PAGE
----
Scientists offer new insight on rare genetic condition

(University of Missouri-Columbia) All children are screened for a host of conditions at birth, such as Phenylketonuria, a genetic disorder that is passed by mutated genes from both parents to their offspring. Currently the primary way to manage the disease is through a restricted diet. Now, researchers at the University of Missouri, are using magnetic resonance imaging to learn more about the effects of this disorder on the brain and to assist scientists in developing therapeutic drugs.
Source: EurekAlert! - Medicine and Health - Category: Global & Universal Source Type: news

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ConclusionTreatment for PKU incurs a substantial time and cost burden on persons with PKU and their families. Estimated medical expenditures using claims data varied by age group, but sapropterin represented the largest cost for PKU treatment from a payer perspective across age groups.
Source: Molecular Genetics and Metabolism Reports - Category: Genetics & Stem Cells Source Type: research
Phenylketonuria is a hereditary metabolic disorder due to the deficiency of tetrahydrobiopterin or phenylalanine hydroxylase. Delayed diagnoses of it manifest a progressive irreversible neurological impairment in the early years of the disease. Guthrie test and tandem mass spectrometry aided in early detection and intervention of phenylketonuria, which significantly decreased the disability of patients as well as reducing the need for diagnosis in adults. This is a case report of a 60-year-old Asian man, characterized by severe visual-spatial disorders and bilateral diffuse symmetric white matter lesions on magnetic resona...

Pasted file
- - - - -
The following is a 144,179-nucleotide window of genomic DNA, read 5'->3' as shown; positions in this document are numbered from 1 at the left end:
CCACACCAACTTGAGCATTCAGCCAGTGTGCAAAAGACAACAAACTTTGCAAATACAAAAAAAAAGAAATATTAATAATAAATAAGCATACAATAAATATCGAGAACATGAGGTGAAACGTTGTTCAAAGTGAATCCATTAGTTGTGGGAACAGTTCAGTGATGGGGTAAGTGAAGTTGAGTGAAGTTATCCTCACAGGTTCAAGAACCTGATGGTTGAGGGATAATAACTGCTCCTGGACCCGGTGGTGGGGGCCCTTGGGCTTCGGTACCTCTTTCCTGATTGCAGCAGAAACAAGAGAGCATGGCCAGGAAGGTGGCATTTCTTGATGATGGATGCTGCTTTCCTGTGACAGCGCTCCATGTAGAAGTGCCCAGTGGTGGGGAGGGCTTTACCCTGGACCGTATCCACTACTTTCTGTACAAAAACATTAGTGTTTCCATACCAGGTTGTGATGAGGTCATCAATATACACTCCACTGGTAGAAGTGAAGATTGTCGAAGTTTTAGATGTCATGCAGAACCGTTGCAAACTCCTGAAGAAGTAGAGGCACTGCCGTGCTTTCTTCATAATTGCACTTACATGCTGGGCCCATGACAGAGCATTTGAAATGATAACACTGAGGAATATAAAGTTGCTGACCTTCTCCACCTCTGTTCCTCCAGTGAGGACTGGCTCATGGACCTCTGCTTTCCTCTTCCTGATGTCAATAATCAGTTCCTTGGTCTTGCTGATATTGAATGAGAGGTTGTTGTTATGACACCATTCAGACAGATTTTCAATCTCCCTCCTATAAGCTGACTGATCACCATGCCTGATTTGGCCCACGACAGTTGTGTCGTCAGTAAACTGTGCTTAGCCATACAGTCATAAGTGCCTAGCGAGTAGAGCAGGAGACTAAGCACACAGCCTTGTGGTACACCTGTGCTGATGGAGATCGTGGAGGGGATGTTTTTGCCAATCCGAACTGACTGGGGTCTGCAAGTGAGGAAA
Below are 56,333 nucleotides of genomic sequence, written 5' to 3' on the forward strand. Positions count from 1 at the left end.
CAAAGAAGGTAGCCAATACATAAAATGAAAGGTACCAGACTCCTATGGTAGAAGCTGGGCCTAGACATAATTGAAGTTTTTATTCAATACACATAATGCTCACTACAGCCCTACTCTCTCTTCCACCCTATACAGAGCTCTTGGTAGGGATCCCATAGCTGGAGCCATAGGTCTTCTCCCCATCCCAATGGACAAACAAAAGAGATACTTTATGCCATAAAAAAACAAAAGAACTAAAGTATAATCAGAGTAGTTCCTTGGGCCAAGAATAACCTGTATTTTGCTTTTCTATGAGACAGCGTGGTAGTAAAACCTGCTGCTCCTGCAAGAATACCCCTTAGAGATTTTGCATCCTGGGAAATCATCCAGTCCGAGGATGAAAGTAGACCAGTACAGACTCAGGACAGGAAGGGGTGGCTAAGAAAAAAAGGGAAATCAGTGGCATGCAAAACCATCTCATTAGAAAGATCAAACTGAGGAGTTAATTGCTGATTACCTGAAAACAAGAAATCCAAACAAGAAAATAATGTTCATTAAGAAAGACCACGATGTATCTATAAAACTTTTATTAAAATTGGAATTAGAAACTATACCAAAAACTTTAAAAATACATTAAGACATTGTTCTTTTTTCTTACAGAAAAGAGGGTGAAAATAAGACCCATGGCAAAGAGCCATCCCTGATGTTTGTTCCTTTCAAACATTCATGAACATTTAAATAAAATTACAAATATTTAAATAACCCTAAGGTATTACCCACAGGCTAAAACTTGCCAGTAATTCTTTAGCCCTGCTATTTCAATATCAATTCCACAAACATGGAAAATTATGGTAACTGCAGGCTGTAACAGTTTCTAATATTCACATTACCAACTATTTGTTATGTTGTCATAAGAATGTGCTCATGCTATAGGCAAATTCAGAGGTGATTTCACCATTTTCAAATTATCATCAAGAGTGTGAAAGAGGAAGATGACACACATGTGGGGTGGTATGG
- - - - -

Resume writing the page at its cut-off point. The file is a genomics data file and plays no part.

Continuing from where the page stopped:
Source: Frontiers in Neurology - Category: Neurology Source Type: research
Analyst, 2019, Accepted Manuscript DOI: 10.1039/C9AN01642B, PaperJennifer Wild, Meera Shanmuganathan, Mika Hayashi, Murray Potter, Philip Britz-McKibbin Management of phenylketonuria (PKU) requires lifelong restriction of phenylalanine (Phe) intake using specialized medical foods to prevent neurocognitive impairment in affected patients. However, dietary adherence is challenging to maintain while... The content of this RSS Feed (c) The Royal Society of Chemistry
Source: RSC - Analyst latest articles - Category: Chemistry Authors: Source Type: research
Condition:   Phenylketonurias Intervention:   Drug: RTX-134 Sponsor:   Rubius Therapeutics Recruiting
Source: - Category: Research Source Type: clinical trials
Condition:   Phenylketonuria Interventions:   Drug: CDX 6114;   Other: Matching Placebo Sponsor:   Nestlé Recruiting
Source: - Category: Research Source Type: clinical trials
Publication date: Available online 2 July 2019Source: NeuroImage: ClinicalAuthor(s): Zoë Hawks, Anna M. Hood, Dov B. Lerman-Sinkoff, Joshua S. Shimony, Jerrel Rutlin, Daniel Lagoni, Dorothy K. Grange, Desirée A. WhiteAbstractPhenylketonuria (PKU) is a recessive disorder characterized by disruption in the metabolism of the amino acid phenylalanine (Phe). Prior research indicates that individuals with PKU have substantial white matter (WM) compromise. Much less is known about gray matter (GM) in PKU, but a small body of research suggests volumetric differences compared to controls. To date, developmental trajecto...